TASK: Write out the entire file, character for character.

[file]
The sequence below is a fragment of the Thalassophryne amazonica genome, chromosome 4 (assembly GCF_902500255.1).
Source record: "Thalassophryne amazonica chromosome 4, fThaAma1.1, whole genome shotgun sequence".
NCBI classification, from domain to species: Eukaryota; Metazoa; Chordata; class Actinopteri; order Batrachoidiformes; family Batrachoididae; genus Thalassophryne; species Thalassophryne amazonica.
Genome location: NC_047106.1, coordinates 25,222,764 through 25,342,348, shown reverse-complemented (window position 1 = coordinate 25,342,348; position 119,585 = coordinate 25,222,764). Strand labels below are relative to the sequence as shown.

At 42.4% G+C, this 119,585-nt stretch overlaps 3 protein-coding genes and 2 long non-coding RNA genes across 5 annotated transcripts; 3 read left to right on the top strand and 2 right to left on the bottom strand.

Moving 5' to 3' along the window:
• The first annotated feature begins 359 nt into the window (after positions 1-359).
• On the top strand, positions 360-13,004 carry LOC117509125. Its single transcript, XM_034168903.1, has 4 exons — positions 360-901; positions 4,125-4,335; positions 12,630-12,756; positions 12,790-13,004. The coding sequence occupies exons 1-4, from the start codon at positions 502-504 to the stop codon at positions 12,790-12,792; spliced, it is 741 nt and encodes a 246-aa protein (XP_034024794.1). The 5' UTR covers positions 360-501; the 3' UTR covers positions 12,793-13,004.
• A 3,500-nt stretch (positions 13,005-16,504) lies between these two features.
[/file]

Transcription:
The sequence below is a fragment of the Thalassophryne amazonica genome, chromosome 4 (assembly GCF_902500255.1).
Source record: "Thalassophryne amazonica chromosome 4, fThaAma1.1, whole genome shotgun sequence".
NCBI classification, from domain to species: Eukaryota; Metazoa; Chordata; class Actinopteri; order Batrachoidiformes; family Batrachoididae; genus Thalassophryne; species Thalassophryne amazonica.
Genome location: NC_047106.1, coordinates 25,222,764 through 25,342,348, shown reverse-complemented (window position 1 = coordinate 25,342,348; position 119,585 = coordinate 25,222,764). Strand labels below are relative to the sequence as shown.

At 42.4% G+C, this 119,585-nt stretch overlaps 3 protein-coding genes and 2 long non-coding RNA genes across 5 annotated transcripts; 3 read left to right on the top strand and 2 right to left on the bottom strand.

Moving 5' to 3' along the window:
• The first annotated feature begins 359 nt into the window (after positions 1-359).
• On the top strand, positions 360-13,004 carry LOC117509125. Its single transcript, XM_034168903.1, has 4 exons — positions 360-901; positions 4,125-4,335; positions 12,630-12,756; positions 12,790-13,004. The coding sequence occupies exons 1-4, from the start codon at positions 502-504 to the stop codon at positions 12,790-12,792; spliced, it is 741 nt and encodes a 246-aa protein (XP_034024794.1). The 5' UTR covers positions 360-501; the 3' UTR covers positions 12,793-13,004.
• A 3,500-nt stretch (positions 13,005-16,504) lies between these two features.